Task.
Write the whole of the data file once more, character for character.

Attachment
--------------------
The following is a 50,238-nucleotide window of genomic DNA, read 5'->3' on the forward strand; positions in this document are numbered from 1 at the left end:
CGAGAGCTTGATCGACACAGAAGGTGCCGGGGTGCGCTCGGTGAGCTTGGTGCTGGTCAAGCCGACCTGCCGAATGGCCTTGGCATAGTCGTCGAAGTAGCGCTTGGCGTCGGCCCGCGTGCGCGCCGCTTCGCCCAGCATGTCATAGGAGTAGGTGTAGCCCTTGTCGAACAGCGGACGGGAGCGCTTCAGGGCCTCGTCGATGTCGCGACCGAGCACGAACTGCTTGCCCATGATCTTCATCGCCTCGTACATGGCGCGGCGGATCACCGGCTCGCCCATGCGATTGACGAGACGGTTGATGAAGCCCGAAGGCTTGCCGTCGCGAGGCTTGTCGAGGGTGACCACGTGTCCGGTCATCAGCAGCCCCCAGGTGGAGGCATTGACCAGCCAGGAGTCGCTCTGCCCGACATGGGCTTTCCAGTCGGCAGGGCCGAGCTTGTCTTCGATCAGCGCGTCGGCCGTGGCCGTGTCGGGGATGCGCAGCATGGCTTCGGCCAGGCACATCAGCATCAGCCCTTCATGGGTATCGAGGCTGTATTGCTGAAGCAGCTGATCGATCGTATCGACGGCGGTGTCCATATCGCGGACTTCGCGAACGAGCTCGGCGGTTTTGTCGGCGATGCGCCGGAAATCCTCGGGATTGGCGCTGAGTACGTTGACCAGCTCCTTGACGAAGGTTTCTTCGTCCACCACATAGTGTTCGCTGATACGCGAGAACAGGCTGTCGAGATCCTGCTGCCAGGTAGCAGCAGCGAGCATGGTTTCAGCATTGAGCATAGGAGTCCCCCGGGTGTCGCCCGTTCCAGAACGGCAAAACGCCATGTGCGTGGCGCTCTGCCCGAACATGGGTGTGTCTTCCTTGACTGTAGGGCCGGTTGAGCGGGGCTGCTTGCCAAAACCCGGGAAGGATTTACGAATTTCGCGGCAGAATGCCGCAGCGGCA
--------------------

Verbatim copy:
The following is a 50,238-nucleotide window of genomic DNA, read 5'->3' on the forward strand; positions in this document are numbered from 1 at the left end:
CGAGAGCTTGATCGACACAGAAGGTGCCGGGGTGCGCTCGGTGAGCTTGGTGCTGGTCAAGCCGACCTGCCGAATGGCCTTGGCATAGTCGTCGAAGTAGCGCTTGGCGTCGGCCCGCGTGCGCGCCGCTTCGCCCAGCATGTCATAGGAGTAGGTGTAGCCCTTGTCGAACAGCGGACGGGAGCGCTTCAGGGCCTCGTCGATGTCGCGACCGAGCACGAACTGCTTGCCCATGATCTTCATCGCCTCGTACATGGCGCGGCGGATCACCGGCTCGCCCATGCGATTGACGAGACGGTTGATGAAGCCCGAAGGCTTGCCGTCGCGAGGCTTGTCGAGGGTGACCACGTGTCCGGTCATCAGCAGCCCCCAGGTGGAGGCATTGACCAGCCAGGAGTCGCTCTGCCCGACATGGGCTTTCCAGTCGGCAGGGCCGAGCTTGTCTTCGATCAGCGCGTCGGCCGTGGCCGTGTCGGGGATGCGCAGCATGGCTTCGGCCAGGCACATCAGCATCAGCCCTTCATGGGTATCGAGGCTGTATTGCTGAAGCAGCTGATCGATCGTATCGACGGCGGTGTCCATATCGCGGACTTCGCGAACGAGCTCGGCGGTTTTGTCGGCGATGCGCCGGAAATCCTCGGGATTGGCGCTGAGTACGTTGACCAGCTCCTTGACGAAGGTTTCTTCGTCCACCACATAGTGTTCGCTGATACGCGAGAACAGGCTGTCGAGATCCTGCTGCCAGGTAGCAGCAGCGAGCATGGTTTCAGCATTGAGCATAGGAGTCCCCCGGGTGTCGCCCGTTCCAGAACGGCAAAACGCCATGTGCGTGGCGCTCTGCCCGAACATGGGTGTGTCTTCCTTGACTGTAGGGCCGGTTGAGCGGGGCTGCTTGCCAAAACCCGGGAAGGATTTACGAATTTCGCGGCAGAATGCCGCAGCGGCA